If your problem is from your neighbor above you, then you have some options if you have drop ceilings. Ceiling tile barriers and replacing your ceiling tiles with acoustic ceiling tiles will help reduce that noise. And if you have an incredible knack for design or have the budget for a designer, you can look into fabric treatments. There are designers that fill rooms and drape fabrics from ceilings creating warm effects. It’s an option, however not for all of us.
So let’s now look at the resources around you that should be implemented along with any other noise control method we suggest… let’s look for natural and household solutions…
These will help for all scenarios… Plants! If you happen to be on the ground floor, then planting larger bushes and such materials along the perimeter of your yards will certainly help absorb noise. On balconies, some big leafy potted plants will aid in your noise battle. Another surprising thing is area rugs and tapestries on the wall or creatively suspended from the ceilings. Remember, if noise hits surfaces and bounces around, the more soft surfaces it hits means the noise energy dissipates faster! Not only are you treating your noise problem, but you’ll improve privacy and overall acoustics in the room for conversations, music, and so on.
Along these lines, a layered approach may tackle or add to the residential noise control solutions above. For example, by using one of the methods above on the exterior, you should also go to any home decorating store and look for the heaviest, thickest curtains they have available. Placing these on the inside of the doors will further muffle the sound.
Carpeting, area rugs, tapestries in home…
All these surfaces will help absorb noise.. they will help muffle noises coming in, going out, and around the room. If you have children or entertain a lot or have TVs or music on, you can create rooms and effects that help control the noise within your home. The way to consider it is – do you want to contain/isolate the noise or do you want to control or absorb it. Just think if you’ve ever walked into an empty home for sale, the echoes you hear from your steps and voice. A couch, curtains, and an area rug, and voila – it doesn’t echo near as bad. Some canvas art ( glassed art will only create additional reflections ) and some tapestries or wall hangings practically reach out and suffocate the noise bouncing around walls.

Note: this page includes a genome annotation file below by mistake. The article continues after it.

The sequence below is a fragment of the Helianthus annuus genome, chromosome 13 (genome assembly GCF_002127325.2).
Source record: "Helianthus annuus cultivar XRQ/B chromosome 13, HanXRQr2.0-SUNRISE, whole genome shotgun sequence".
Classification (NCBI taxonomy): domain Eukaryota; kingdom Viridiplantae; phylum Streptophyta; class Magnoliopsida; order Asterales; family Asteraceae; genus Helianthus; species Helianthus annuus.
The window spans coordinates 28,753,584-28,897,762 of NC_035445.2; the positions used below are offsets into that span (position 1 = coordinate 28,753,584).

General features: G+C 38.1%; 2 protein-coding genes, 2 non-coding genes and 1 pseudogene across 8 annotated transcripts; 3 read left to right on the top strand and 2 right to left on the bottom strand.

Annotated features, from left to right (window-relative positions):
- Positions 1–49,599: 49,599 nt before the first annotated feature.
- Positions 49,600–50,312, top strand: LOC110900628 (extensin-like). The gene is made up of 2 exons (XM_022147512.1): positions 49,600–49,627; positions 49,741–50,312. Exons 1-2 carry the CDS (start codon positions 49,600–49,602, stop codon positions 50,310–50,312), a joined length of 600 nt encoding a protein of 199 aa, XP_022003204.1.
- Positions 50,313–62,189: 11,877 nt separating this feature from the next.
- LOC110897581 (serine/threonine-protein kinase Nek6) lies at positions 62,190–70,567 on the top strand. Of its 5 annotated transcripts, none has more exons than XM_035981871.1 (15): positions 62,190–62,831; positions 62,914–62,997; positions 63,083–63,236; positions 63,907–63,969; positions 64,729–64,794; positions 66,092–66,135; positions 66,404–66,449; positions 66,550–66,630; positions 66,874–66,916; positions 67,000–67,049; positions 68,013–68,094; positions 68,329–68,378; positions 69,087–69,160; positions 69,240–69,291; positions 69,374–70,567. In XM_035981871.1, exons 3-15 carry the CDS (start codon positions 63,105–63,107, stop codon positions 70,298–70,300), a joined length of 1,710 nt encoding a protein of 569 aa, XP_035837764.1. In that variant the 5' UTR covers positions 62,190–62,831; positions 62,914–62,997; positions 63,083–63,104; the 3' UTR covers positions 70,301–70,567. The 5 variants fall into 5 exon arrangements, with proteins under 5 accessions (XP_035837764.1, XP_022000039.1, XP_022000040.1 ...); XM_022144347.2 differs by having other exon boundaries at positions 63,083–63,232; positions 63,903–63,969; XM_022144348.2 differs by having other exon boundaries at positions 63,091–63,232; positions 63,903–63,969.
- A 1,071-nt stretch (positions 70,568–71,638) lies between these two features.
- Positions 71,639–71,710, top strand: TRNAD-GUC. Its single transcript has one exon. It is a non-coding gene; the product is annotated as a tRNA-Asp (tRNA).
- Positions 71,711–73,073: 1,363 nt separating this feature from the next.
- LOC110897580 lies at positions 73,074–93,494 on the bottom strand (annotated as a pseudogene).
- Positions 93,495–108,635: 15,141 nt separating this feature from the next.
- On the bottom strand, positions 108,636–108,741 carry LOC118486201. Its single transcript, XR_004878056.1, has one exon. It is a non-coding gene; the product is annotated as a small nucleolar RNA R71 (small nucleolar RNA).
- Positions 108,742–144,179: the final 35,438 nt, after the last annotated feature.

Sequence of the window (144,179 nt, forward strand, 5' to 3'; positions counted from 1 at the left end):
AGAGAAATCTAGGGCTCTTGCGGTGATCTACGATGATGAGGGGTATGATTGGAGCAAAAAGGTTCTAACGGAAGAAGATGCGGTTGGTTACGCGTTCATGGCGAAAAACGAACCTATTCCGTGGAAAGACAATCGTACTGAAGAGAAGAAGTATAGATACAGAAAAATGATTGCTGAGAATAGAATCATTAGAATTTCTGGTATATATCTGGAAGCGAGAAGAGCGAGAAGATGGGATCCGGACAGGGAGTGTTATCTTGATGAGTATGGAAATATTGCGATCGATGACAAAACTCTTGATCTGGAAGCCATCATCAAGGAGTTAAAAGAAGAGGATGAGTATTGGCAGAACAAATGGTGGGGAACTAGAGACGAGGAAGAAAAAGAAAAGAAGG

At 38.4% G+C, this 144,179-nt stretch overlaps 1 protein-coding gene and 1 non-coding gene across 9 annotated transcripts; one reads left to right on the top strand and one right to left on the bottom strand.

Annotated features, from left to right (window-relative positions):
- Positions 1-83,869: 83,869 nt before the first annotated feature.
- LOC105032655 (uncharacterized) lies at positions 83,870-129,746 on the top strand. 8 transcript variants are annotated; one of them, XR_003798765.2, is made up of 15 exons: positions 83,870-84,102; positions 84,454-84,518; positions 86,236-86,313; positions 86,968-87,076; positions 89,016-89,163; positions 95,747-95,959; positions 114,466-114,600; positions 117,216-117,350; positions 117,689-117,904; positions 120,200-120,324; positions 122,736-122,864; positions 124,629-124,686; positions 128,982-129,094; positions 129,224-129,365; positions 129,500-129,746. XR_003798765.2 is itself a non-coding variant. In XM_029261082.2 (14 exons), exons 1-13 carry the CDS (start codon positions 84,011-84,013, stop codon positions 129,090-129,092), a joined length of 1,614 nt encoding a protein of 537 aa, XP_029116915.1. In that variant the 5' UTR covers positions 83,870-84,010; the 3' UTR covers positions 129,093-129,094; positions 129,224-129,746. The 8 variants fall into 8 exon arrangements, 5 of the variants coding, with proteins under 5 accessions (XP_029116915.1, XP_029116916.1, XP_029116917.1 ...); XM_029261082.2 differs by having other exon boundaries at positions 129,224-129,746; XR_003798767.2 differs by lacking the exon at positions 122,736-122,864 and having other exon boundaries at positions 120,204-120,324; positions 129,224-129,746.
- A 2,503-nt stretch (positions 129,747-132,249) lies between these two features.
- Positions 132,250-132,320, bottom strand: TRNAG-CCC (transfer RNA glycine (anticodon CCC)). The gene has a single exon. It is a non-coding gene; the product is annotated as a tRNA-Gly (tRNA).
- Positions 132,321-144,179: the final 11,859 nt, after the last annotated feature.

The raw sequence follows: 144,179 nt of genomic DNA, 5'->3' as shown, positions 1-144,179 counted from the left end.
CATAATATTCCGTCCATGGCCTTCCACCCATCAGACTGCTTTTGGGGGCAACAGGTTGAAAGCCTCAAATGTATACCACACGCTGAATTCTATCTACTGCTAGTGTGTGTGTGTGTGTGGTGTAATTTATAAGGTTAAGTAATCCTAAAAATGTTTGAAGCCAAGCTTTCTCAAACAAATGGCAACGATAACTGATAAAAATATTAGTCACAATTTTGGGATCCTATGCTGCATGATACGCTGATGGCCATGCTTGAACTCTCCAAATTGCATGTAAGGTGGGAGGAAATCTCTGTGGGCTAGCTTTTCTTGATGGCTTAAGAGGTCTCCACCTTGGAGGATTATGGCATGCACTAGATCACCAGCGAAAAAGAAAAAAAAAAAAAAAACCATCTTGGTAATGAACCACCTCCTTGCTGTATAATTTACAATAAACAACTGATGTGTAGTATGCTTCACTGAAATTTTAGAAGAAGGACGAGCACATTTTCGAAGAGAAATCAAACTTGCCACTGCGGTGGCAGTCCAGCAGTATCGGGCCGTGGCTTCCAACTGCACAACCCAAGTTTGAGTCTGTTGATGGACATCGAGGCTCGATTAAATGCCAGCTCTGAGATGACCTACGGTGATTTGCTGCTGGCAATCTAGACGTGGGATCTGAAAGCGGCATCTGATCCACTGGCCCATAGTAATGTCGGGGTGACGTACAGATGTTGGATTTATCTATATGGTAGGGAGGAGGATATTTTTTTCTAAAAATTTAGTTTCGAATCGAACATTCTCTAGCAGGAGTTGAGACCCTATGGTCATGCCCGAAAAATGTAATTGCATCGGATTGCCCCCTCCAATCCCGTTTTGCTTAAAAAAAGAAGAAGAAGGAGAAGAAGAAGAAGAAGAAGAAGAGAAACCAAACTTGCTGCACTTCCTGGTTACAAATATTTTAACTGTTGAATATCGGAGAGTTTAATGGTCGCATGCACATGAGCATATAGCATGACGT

In-door Plants – even if you need to have fake ones, if they fit your decor, they can create natural barriers that sit and absorb noise.
Anything layered and anything soft will help absorb noise and help solve most of your noise issues all while making your home cozier and more pleasant.
Have fun and we hope this helps all the ears that need help solving problems from noisy neighbors, dogs, construction companies, and yourselves (or your children)!.
We get a lot of requests that sound like this…